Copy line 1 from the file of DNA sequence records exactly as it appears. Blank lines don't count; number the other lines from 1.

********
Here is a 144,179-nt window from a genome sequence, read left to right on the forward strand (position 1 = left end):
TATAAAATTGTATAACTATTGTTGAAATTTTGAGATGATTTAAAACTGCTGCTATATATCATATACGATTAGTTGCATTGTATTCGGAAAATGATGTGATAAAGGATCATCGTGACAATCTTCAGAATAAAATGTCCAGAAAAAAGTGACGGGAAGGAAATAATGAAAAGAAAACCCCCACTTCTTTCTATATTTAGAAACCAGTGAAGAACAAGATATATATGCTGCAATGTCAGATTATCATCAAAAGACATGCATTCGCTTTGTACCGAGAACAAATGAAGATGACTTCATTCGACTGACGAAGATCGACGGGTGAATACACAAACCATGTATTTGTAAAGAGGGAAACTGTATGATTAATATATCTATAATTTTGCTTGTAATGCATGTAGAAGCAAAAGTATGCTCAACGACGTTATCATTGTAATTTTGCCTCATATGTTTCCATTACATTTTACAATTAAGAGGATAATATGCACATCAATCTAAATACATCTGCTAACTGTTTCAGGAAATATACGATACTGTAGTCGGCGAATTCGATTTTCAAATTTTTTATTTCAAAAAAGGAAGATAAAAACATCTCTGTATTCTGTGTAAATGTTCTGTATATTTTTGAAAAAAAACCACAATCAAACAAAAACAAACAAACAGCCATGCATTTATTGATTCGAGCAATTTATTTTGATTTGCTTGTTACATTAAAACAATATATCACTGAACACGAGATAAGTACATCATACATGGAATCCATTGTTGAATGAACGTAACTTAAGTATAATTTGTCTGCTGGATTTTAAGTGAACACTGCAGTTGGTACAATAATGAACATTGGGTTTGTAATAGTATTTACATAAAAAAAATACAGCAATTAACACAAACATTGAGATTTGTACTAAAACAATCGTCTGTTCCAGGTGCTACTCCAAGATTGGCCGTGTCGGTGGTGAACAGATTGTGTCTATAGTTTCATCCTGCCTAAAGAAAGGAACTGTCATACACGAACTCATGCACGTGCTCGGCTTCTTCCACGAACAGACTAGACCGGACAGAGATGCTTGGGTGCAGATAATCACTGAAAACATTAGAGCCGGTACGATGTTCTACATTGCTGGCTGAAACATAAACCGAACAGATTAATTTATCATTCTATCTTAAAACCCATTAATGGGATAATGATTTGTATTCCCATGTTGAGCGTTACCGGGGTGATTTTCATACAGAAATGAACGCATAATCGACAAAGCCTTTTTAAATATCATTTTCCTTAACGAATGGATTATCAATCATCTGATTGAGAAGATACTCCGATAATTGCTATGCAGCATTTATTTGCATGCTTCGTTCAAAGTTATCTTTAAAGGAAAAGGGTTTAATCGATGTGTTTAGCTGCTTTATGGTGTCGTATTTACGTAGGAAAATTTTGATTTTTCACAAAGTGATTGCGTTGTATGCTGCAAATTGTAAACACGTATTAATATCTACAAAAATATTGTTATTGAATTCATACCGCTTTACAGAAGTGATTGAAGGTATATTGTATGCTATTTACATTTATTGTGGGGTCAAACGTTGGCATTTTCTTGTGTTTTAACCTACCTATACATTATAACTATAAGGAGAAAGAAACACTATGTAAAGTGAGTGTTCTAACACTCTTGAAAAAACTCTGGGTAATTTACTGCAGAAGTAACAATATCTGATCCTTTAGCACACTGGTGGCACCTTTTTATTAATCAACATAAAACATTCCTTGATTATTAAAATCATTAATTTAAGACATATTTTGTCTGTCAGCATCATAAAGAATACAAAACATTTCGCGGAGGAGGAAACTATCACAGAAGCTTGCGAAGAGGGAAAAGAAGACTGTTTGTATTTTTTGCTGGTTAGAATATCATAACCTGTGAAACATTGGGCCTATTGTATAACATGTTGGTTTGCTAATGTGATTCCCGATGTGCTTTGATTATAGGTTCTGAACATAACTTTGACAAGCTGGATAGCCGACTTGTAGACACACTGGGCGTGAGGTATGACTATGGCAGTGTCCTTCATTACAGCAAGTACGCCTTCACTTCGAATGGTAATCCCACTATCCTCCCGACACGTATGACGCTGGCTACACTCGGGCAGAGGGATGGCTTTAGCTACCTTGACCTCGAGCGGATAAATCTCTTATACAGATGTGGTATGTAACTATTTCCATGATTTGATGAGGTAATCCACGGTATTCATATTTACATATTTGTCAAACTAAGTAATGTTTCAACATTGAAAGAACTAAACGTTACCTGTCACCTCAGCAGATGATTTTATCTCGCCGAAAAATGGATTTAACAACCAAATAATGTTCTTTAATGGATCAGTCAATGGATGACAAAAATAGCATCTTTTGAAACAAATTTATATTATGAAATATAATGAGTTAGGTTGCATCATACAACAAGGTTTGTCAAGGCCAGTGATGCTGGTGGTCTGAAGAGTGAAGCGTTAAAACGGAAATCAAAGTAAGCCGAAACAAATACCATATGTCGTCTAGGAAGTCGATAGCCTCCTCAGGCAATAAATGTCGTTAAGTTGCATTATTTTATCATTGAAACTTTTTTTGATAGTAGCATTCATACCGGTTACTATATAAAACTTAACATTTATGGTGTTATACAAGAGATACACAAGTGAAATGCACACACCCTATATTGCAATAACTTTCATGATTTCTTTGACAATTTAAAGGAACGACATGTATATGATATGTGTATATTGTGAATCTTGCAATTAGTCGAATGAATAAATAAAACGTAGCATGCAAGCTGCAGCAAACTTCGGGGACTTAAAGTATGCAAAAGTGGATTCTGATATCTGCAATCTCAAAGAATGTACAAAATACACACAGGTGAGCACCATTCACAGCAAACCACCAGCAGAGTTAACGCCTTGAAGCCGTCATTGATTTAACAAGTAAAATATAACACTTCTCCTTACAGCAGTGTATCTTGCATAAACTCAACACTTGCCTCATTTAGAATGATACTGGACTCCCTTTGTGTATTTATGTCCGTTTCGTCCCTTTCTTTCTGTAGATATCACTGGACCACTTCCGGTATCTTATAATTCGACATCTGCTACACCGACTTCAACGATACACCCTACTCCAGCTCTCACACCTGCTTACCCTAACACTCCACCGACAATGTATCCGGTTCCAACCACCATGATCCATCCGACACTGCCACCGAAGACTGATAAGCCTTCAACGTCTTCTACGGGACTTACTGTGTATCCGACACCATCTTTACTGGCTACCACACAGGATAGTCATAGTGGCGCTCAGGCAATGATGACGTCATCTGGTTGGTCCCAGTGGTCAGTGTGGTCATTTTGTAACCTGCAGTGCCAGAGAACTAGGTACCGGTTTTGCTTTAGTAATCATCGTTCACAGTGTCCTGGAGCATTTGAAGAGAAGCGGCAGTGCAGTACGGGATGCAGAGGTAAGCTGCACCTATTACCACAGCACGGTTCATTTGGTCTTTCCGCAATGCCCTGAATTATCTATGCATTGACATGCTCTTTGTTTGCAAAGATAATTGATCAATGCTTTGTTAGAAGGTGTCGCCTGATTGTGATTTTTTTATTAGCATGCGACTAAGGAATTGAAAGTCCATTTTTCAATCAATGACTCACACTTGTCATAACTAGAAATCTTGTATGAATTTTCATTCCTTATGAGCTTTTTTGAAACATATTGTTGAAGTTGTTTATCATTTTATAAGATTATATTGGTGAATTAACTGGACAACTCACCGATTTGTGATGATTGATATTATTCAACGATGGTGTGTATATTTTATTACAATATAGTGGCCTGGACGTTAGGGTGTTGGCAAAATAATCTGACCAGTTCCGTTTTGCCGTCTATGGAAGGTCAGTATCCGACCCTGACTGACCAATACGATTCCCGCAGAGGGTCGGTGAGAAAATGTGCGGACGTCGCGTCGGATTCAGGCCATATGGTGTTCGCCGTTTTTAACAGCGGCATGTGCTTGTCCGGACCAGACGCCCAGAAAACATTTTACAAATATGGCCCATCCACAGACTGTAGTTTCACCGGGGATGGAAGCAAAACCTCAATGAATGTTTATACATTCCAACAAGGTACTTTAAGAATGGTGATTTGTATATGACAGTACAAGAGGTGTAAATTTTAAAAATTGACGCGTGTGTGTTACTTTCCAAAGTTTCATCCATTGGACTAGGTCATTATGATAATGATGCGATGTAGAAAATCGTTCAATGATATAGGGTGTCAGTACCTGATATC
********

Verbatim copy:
Here is a 144,179-nt window from a genome sequence, read left to right on the forward strand (position 1 = left end):